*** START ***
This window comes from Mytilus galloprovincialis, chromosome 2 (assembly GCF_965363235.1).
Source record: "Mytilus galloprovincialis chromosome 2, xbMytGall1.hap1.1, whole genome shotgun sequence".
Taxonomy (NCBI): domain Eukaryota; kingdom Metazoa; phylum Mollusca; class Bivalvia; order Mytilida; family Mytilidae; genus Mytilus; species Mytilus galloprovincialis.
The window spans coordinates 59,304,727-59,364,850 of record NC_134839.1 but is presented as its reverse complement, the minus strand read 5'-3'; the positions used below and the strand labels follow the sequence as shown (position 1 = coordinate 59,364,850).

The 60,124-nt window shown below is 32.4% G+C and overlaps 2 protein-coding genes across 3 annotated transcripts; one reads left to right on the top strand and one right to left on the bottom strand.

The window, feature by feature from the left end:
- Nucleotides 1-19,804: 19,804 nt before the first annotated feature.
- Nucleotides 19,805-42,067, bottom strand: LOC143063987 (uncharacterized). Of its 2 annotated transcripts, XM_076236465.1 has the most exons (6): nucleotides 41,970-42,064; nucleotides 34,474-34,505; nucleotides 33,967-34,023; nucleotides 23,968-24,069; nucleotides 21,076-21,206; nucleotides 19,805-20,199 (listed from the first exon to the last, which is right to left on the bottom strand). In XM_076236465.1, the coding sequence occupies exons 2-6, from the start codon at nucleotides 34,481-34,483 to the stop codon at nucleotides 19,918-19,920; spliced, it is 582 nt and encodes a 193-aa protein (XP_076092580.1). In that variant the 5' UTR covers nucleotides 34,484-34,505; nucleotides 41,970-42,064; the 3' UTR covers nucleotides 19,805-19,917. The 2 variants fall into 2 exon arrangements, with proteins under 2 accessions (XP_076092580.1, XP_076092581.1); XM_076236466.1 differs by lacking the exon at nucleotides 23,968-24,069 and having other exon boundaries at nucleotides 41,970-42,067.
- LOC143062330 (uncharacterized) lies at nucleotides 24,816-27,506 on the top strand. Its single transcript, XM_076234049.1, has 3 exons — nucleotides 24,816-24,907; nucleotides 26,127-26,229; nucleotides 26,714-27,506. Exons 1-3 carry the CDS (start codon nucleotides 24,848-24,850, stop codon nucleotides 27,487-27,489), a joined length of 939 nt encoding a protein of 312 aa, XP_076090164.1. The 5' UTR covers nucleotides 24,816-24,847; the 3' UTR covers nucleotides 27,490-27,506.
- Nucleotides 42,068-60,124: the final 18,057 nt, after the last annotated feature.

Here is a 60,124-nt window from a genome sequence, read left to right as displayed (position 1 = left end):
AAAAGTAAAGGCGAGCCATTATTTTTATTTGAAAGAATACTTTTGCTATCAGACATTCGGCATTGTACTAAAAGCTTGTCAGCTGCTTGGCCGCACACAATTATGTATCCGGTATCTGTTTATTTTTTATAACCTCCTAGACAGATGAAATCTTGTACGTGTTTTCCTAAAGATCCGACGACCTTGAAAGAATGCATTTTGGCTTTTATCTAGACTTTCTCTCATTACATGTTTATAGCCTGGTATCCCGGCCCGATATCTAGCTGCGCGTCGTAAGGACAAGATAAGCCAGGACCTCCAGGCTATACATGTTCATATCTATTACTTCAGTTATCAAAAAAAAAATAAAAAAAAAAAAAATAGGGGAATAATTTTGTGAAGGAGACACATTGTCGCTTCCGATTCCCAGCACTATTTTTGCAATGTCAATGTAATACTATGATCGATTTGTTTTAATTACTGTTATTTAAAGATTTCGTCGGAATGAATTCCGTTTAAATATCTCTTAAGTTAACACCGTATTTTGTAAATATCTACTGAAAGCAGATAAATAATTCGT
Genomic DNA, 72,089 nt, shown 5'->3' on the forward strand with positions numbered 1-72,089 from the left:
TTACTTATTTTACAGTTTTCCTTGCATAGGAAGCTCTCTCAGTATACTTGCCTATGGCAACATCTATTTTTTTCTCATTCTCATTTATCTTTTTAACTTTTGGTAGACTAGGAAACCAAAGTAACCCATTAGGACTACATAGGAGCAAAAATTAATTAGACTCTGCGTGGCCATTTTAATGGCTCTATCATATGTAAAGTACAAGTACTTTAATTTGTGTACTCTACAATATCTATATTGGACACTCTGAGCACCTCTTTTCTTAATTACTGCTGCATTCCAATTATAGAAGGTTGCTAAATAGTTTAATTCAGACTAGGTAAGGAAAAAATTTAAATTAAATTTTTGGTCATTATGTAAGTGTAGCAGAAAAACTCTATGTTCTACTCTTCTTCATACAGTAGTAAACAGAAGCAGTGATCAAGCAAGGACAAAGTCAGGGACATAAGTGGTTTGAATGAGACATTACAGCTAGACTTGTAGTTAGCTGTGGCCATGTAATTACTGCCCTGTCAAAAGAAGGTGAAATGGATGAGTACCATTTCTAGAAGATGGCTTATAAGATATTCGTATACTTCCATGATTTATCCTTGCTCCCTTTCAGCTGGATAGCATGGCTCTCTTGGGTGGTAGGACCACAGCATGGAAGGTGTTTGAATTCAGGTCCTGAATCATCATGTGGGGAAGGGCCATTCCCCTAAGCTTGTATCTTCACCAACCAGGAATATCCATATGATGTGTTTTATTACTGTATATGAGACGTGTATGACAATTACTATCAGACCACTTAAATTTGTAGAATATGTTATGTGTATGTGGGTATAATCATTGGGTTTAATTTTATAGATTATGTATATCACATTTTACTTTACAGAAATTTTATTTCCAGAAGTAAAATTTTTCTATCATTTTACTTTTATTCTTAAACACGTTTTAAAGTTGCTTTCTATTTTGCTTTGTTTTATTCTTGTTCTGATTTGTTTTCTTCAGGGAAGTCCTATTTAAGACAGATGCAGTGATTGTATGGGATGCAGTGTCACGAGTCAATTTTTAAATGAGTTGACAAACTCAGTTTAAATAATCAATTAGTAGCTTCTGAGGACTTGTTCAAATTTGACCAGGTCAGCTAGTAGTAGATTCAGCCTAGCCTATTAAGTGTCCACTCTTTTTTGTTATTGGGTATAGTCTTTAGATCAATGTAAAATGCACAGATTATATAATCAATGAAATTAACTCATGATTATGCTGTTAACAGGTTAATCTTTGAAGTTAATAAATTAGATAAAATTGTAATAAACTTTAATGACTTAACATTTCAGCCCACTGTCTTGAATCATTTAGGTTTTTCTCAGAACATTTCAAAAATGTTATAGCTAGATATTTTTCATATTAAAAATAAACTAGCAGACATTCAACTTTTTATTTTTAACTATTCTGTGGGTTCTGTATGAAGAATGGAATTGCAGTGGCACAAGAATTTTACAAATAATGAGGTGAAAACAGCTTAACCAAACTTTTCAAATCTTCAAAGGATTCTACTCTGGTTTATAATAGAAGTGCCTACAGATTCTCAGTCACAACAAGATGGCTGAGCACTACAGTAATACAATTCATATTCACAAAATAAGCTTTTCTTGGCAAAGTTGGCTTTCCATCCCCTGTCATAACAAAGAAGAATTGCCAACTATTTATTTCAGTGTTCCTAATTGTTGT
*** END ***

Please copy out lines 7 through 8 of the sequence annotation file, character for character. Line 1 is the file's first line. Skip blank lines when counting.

- Nucleotides 1-19,804: 19,804 nt before the first annotated feature.
- Nucleotides 19,805-42,067, bottom strand: LOC143063987 (uncharacterized). Of its 2 annotated transcripts, XM_076236465.1 has the most exons (6): nucleotides 41,970-42,064; nucleotides 34,474-34,505; nucleotides 33,967-34,023; nucleotides 23,968-24,069; nucleotides 21,076-21,206; nucleotides 19,805-20,199 (listed from the first exon to the last, which is right to left on the bottom strand). In XM_076236465.1, the coding sequence occupies exons 2-6, from the start codon at nucleotides 34,481-34,483 to the stop codon at nucleotides 19,918-19,920; spliced, it is 582 nt and encodes a 193-aa protein (XP_076092580.1). In that variant the 5' UTR covers nucleotides 34,484-34,505; nucleotides 41,970-42,064; the 3' UTR covers nucleotides 19,805-19,917. The 2 variants fall into 2 exon arrangements, with proteins under 2 accessions (XP_076092580.1, XP_076092581.1); XM_076236466.1 differs by lacking the exon at nucleotides 23,968-24,069 and having other exon boundaries at nucleotides 41,970-42,067.